De-Identification 301: Understanding Your Likely Attackers
Data breaches and re-identification attacks compromise the personal privacy of individuals and both are on the rise. Re-identification results when a record is correctly tied to the person behind that data, even if the data was thought to have been made anonymous.
Re-identification attacks occur because an attacker has the skills, resources and the motivation to do so. Motivations can vary but are usually the result of curiosity or a desire for personal gain. Demonstration attacks happen when a researcher or journalist aims to show that a dataset has been insufficiently de-identified and wants to prove that re-identification is possible.
Malicious re-identification attacks have increased 21%. Understanding the motivation behind the three types of re-identification attack means you can better secure your data against them.
Situation: California’s Consumer Privacy Act inspired Comcast to evolve the way in which they protect the privacy of customers who consent to share personal information with them.
Situation: Integrate.ai’s AI-powered tech helps clients improve their online experience by sharing signals about website visitor intent. They wanted to ensure privacy remained fully protected within the machine learning / AI context that produces these signals.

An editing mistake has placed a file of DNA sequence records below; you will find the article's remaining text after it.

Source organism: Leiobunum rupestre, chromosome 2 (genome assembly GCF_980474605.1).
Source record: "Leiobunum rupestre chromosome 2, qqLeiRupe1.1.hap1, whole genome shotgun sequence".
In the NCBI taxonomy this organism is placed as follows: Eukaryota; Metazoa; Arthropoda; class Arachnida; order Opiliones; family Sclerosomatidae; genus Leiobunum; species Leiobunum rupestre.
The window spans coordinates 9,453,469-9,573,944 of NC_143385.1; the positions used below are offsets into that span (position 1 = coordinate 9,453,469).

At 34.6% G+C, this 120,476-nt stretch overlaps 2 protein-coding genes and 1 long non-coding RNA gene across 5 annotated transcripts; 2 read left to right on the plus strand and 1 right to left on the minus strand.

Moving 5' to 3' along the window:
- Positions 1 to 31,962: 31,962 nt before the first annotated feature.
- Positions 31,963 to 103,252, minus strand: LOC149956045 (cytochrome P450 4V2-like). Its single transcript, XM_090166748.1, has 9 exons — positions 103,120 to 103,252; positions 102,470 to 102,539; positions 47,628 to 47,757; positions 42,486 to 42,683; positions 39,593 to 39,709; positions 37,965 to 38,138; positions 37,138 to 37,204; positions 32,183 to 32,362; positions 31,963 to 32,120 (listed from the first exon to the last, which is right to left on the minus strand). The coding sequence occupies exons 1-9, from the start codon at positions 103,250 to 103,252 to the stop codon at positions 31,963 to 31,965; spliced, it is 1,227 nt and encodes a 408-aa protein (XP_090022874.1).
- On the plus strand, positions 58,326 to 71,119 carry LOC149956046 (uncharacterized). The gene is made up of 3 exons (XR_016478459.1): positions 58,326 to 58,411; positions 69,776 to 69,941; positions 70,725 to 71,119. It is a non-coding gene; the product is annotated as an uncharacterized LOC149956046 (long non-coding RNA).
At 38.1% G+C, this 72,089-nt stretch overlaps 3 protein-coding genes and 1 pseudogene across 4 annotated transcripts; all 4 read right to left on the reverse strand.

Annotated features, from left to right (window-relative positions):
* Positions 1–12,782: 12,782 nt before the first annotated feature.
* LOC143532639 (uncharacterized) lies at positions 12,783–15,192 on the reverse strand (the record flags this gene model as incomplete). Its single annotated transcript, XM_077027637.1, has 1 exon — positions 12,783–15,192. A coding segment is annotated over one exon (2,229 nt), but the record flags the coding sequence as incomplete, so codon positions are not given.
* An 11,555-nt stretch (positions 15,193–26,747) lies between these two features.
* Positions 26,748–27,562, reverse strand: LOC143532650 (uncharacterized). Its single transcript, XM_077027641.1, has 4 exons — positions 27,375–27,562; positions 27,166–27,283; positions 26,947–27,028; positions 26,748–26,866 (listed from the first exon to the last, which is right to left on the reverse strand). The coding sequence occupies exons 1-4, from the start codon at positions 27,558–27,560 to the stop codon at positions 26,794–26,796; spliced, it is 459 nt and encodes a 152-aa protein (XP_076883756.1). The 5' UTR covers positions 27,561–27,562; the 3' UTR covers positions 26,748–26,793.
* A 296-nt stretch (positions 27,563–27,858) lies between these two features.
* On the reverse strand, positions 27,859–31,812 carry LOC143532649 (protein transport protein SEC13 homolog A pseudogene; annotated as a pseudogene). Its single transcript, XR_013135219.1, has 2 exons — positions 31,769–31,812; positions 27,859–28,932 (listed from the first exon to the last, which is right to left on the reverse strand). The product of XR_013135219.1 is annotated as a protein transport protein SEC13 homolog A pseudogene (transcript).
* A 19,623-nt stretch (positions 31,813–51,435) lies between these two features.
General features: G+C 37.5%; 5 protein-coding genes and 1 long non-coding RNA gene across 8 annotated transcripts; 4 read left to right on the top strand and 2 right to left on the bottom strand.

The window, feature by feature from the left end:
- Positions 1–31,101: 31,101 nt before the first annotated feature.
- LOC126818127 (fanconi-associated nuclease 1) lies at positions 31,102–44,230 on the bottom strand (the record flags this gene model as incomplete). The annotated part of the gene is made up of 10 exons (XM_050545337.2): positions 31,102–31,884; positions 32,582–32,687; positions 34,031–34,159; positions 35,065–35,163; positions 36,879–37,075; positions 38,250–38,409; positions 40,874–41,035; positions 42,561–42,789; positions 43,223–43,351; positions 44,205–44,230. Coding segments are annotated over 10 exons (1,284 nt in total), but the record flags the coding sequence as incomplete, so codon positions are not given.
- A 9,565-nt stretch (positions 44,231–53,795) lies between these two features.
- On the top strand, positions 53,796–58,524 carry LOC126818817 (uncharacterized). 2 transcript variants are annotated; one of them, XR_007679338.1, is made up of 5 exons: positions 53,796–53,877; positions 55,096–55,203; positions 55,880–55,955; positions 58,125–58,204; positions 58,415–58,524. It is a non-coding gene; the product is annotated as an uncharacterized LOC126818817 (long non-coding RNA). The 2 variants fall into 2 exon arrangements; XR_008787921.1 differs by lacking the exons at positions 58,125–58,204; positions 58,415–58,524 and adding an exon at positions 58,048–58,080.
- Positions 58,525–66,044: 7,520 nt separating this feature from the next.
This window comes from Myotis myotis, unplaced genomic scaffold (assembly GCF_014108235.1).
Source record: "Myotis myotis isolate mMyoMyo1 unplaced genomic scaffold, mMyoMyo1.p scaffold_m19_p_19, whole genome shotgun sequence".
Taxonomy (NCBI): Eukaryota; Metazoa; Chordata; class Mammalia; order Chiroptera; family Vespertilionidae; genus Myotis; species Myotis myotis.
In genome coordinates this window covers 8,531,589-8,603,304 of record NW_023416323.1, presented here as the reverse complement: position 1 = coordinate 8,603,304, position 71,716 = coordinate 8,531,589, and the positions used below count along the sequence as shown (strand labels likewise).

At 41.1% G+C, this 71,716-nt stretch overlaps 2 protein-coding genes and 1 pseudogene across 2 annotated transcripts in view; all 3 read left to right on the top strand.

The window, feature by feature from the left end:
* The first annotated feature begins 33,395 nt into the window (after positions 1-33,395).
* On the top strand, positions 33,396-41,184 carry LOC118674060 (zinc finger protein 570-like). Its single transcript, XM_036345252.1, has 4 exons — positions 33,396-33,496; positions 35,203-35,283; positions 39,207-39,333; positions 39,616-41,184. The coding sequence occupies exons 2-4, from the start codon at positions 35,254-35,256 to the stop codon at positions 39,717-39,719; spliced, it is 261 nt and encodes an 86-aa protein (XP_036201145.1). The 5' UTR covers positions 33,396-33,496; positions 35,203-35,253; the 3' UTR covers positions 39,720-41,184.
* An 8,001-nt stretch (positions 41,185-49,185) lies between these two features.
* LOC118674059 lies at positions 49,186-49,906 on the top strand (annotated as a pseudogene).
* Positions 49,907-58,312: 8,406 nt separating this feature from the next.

Situation: Novartis’ digital transformation in drug R&D drives their need to maximize value from vast stores of clinical study data for critical internal research enabled by their data42 platform.
Situation: CancerLinQ™, a subsidiary of American Society of Clinical Oncology, is a rapid learning healthcare system that helps oncologists aggregate and analyze data on cancer patients to improve care. To achieve this goal, they must de-identify patient data provided by subscribing practices across the U.S.
Situation: Needed to ensure the primary market research process was fully compliant with internal policies and regulations such as GDPR.
Situation: Needed to enable AI-driven product innovation with a defensible governance program for the safe and responsible use
of voice-to-text data under Shrems II.
This course runs on the 2nd Wednesday of every month, at 11 a.m. ET (45 mins). Click the button to register and select the date that works best for you.